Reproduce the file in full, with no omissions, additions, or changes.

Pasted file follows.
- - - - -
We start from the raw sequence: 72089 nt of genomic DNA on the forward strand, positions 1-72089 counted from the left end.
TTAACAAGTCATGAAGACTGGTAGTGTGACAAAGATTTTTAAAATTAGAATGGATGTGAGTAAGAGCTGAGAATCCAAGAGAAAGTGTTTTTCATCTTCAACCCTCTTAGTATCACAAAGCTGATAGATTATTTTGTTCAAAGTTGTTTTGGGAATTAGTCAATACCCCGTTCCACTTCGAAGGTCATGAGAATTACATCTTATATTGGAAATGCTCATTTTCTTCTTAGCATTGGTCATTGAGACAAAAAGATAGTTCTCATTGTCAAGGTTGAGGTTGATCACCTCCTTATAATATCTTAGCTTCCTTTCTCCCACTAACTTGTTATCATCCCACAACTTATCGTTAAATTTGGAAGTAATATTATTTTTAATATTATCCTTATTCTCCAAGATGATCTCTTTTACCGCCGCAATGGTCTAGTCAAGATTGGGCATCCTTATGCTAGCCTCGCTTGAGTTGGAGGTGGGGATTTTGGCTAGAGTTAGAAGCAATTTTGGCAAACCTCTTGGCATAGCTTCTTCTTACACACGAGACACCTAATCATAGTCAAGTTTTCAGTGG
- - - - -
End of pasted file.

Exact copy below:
We start from the raw sequence: 72089 nt of genomic DNA on the forward strand, positions 1-72089 counted from the left end.
TTAACAAGTCATGAAGACTGGTAGTGTGACAAAGATTTTTAAAATTAGAATGGATGTGAGTAAGAGCTGAGAATCCAAGAGAAAGTGTTTTTCATCTTCAACCCTCTTAGTATCACAAAGCTGATAGATTATTTTGTTCAAAGTTGTTTTGGGAATTAGTCAATACCCCGTTCCACTTCGAAGGTCATGAGAATTACATCTTATATTGGAAATGCTCATTTTCTTCTTAGCATTGGTCATTGAGACAAAAAGATAGTTCTCATTGTCAAGGTTGAGGTTGATCACCTCCTTATAATATCTTAGCTTCCTTTCTCCCACTAACTTGTTATCATCCCACAACTTATCGTTAAATTTGGAAGTAATATTATTTTTAATATTATCCTTATTCTCCAAGATGATCTCTTTTACCGCCGCAATGGTCTAGTCAAGATTGGGCATCCTTATGCTAGCCTCGCTTGAGTTGGAGGTGGGGATTTTGGCTAGAGTTAGAAGCAATTTTGGCAAACCTCTTGGCATAGCTTCTTCTTACACACGAGACACCTAATCATAGTCAAGTTTTCAGTGG